12 August

I went up to the Gloucester Tops for the day, visiting the two Rufous Scrub-bird territories where we previously have put bands onto birds. Both birds were only singing sporadically (for one bird, I had to wait for more than an hour for it to begin to call) and therefore I didn't have any success in getting close enough to them to see if either was banded. There were several Crescent Honeyeaters calling during the day. In the evening I attended HBOC's Zoom meeting, where there was an interesting talk given about avian paleontology.

11 August

In the afternoon I took part in a phone discussion about Rufous Scrub-bird monitoring/planning, chaired by Sam Vine from BirdLife Australia. The intent is to achieve a national approach and start to make things happen especially on the species recovery front. There were some good points raised; the issue is lack of funding but BLA and the various Local Land Services groups have ideas for dealing with that.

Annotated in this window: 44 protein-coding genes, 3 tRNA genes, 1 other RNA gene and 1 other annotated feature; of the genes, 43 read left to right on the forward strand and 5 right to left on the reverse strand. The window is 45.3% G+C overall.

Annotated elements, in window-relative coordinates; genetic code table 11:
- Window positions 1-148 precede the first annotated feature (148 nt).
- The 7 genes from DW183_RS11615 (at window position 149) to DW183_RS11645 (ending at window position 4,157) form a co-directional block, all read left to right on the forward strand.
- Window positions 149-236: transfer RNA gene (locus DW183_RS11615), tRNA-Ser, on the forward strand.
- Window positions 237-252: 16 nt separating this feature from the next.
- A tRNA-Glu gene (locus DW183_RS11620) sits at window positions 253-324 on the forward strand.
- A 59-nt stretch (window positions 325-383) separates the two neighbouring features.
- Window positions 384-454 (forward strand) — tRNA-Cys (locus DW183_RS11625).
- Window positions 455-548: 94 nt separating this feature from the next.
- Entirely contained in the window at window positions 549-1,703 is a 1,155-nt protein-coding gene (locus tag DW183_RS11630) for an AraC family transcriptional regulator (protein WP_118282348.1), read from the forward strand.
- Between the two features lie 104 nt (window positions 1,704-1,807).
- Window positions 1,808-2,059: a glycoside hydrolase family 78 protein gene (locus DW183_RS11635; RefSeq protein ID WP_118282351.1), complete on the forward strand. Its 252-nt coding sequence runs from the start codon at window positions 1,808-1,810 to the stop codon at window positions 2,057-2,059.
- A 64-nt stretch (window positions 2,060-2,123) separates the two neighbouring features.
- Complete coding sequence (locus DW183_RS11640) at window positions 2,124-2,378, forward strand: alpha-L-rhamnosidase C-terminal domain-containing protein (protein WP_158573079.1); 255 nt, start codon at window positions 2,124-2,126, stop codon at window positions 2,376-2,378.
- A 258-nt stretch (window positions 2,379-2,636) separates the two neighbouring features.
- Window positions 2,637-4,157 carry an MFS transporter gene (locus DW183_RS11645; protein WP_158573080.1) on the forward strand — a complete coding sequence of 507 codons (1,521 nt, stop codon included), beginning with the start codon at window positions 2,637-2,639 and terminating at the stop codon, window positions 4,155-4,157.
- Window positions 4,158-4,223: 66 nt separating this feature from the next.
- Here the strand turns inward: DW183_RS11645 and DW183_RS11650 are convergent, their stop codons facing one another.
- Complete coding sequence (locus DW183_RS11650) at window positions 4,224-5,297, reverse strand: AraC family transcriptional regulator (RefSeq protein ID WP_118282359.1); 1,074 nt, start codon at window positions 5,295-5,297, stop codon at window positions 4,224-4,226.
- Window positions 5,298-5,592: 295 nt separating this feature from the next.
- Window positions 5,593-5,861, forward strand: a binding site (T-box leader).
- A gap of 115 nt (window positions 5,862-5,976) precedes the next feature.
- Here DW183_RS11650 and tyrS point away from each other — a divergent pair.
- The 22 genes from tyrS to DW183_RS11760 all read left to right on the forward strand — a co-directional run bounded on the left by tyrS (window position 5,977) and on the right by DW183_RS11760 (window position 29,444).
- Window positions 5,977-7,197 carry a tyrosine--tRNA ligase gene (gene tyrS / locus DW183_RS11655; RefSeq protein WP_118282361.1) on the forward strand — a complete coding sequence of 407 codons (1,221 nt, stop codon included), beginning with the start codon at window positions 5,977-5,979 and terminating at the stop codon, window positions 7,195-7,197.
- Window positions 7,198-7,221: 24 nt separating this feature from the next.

9 August

Greg, Judy and I met at Rob's place for a few hours, to sort out our thoughts about radio tracking equipment for Rufous Scrub-birds and various other species. We decided to replace our very old, borrowed equipment by new state-of-the-art items and made our choices. We'll have all the new gear by the time the scrub-birds start getting serious about breeding.

5 August

I attended the HBOC Zoom committee meeting in the evening, having spent all of the day's spare time (when not child-minding) generating more of my Penta Puzzles. They're still going onto the Australian Birdlife website to help get people through their days of lockdown.

3 August

I was in a Zoom meeting in the afternoon, to discuss options for regular Manning estuary surveys. It looks like they will be starting up, replicating my older surveys which were done mainly by land, but also incorporating a boat to allow access to parts of the estuary that I was never able to get to. Later in the afternoon, I reviewed my draft Broughton Island report with the ranger, Susanne Callaghan, and we decided to postpone the scheduled visit by a week on account of the lousy weather forecast for this Friday-Sunday.